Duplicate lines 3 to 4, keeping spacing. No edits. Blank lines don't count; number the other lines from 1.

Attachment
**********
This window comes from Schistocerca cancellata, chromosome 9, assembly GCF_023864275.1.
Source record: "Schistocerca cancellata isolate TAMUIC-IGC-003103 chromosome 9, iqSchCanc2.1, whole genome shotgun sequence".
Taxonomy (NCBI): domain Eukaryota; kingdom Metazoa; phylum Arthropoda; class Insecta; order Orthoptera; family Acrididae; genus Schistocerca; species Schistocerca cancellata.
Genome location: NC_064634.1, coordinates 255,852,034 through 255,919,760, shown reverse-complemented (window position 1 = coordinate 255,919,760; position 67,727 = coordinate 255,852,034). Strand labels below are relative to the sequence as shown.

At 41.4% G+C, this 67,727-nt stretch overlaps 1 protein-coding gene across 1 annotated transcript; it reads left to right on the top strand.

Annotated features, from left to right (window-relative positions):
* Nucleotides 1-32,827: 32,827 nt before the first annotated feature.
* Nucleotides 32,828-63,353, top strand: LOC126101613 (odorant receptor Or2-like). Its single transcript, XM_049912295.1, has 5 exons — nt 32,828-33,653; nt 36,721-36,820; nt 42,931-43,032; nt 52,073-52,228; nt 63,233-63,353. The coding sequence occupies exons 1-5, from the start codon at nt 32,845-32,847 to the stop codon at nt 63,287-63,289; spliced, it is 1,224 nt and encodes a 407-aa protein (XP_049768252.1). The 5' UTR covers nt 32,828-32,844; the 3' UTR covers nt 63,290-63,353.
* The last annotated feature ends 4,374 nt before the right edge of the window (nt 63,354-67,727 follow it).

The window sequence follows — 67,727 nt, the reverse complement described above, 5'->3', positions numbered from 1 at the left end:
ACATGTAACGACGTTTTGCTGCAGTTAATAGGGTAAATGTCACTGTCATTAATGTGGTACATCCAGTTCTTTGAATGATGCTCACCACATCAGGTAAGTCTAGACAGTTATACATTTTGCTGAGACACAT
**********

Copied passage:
Taxonomy (NCBI): domain Eukaryota; kingdom Metazoa; phylum Arthropoda; class Insecta; order Orthoptera; family Acrididae; genus Schistocerca; species Schistocerca cancellata.
Genome location: NC_064634.1, coordinates 255,852,034 through 255,919,760, shown reverse-complemented (window position 1 = coordinate 255,919,760; position 67,727 = coordinate 255,852,034). Strand labels below are relative to the sequence as shown.